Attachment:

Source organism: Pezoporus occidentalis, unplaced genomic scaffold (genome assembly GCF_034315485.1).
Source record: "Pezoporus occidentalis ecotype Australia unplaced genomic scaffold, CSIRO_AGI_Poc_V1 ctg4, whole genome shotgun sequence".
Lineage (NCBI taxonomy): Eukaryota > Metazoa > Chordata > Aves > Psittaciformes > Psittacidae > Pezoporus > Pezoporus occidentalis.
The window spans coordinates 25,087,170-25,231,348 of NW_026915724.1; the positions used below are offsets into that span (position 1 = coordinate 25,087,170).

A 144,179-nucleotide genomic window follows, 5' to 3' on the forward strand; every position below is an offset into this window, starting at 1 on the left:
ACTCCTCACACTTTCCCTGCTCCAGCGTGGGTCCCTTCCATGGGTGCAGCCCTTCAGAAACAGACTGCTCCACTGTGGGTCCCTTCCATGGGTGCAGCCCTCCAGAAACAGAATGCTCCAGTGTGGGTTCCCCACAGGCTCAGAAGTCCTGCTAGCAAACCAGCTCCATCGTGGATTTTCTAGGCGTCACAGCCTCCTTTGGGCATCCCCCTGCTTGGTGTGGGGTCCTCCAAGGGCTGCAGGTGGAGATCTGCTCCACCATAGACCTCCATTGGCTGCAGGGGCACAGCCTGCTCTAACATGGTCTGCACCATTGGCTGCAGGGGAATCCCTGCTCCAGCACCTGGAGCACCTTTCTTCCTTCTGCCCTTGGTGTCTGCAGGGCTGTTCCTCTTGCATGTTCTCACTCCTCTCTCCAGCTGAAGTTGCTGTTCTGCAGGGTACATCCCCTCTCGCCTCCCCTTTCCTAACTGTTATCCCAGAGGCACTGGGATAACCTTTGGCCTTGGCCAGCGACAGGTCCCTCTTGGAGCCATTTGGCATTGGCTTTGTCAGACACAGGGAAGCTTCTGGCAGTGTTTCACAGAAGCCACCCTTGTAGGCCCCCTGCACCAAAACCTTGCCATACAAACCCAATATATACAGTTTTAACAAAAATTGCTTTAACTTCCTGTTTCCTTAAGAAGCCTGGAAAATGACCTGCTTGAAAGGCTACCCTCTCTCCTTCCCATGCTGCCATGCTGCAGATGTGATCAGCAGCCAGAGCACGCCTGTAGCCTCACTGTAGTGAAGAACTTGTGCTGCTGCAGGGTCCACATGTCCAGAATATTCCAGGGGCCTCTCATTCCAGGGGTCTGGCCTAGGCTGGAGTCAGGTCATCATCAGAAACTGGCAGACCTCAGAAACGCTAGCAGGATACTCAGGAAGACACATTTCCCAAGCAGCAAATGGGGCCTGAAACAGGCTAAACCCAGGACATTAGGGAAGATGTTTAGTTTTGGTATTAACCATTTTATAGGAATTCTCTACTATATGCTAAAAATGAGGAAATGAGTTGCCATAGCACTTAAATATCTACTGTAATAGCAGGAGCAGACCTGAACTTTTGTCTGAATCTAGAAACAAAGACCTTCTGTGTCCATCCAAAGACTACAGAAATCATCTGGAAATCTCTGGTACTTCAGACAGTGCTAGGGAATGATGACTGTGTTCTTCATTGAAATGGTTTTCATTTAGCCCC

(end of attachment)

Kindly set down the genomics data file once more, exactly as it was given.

Source organism: Pezoporus occidentalis, unplaced genomic scaffold (genome assembly GCF_034315485.1).
Source record: "Pezoporus occidentalis ecotype Australia unplaced genomic scaffold, CSIRO_AGI_Poc_V1 ctg4, whole genome shotgun sequence".
Lineage (NCBI taxonomy): Eukaryota > Metazoa > Chordata > Aves > Psittaciformes > Psittacidae > Pezoporus > Pezoporus occidentalis.
The window spans coordinates 25,087,170-25,231,348 of NW_026915724.1; the positions used below are offsets into that span (position 1 = coordinate 25,087,170).

A 144,179-nucleotide genomic window follows, 5' to 3' on the forward strand; every position below is an offset into this window, starting at 1 on the left:
ACTCCTCACACTTTCCCTGCTCCAGCGTGGGTCCCTTCCATGGGTGCAGCCCTTCAGAAACAGACTGCTCCACTGTGGGTCCCTTCCATGGGTGCAGCCCTCCAGAAACAGAATGCTCCAGTGTGGGTTCCCCACAGGCTCAGAAGTCCTGCTAGCAAACCAGCTCCATCGTGGATTTTCTAGGCGTCACAGCCTCCTTTGGGCATCCCCCTGCTTGGTGTGGGGTCCTCCAAGGGCTGCAGGTGGAGATCTGCTCCACCATAGACCTCCATTGGCTGCAGGGGCACAGCCTGCTCTAACATGGTCTGCACCATTGGCTGCAGGGGAATCCCTGCTCCAGCACCTGGAGCACCTTTCTTCCTTCTGCCCTTGGTGTCTGCAGGGCTGTTCCTCTTGCATGTTCTCACTCCTCTCTCCAGCTGAAGTTGCTGTTCTGCAGGGTACATCCCCTCTCGCCTCCCCTTTCCTAACTGTTATCCCAGAGGCACTGGGATAACCTTTGGCCTTGGCCAGCGACAGGTCCCTCTTGGAGCCATTTGGCATTGGCTTTGTCAGACACAGGGAAGCTTCTGGCAGTGTTTCACAGAAGCCACCCTTGTAGGCCCCCTGCACCAAAACCTTGCCATACAAACCCAATATATACAGTTTTAACAAAAATTGCTTTAACTTCCTGTTTCCTTAAGAAGCCTGGAAAATGACCTGCTTGAAAGGCTACCCTCTCTCCTTCCCATGCTGCCATGCTGCAGATGTGATCAGCAGCCAGAGCACGCCTGTAGCCTCACTGTAGTGAAGAACTTGTGCTGCTGCAGGGTCCACATGTCCAGAATATTCCAGGGGCCTCTCATTCCAGGGGTCTGGCCTAGGCTGGAGTCAGGTCATCATCAGAAACTGGCAGACCTCAGAAACGCTAGCAGGATACTCAGGAAGACACATTTCCCAAGCAGCAAATGGGGCCTGAAACAGGCTAAACCCAGGACATTAGGGAAGATGTTTAGTTTTGGTATTAACCATTTTATAGGAATTCTCTACTATATGCTAAAAATGAGGAAATGAGTTGCCATAGCACTTAAATATCTACTGTAATAGCAGGAGCAGACCTGAACTTTTGTCTGAATCTAGAAACAAAGACCTTCTGTGTCCATCCAAAGACTACAGAAATCATCTGGAAATCTCTGGTACTTCAGACAGTGCTAGGGAATGATGACTGTGTTCTTCATTGAAATGGTTTTCATTTAGCCCC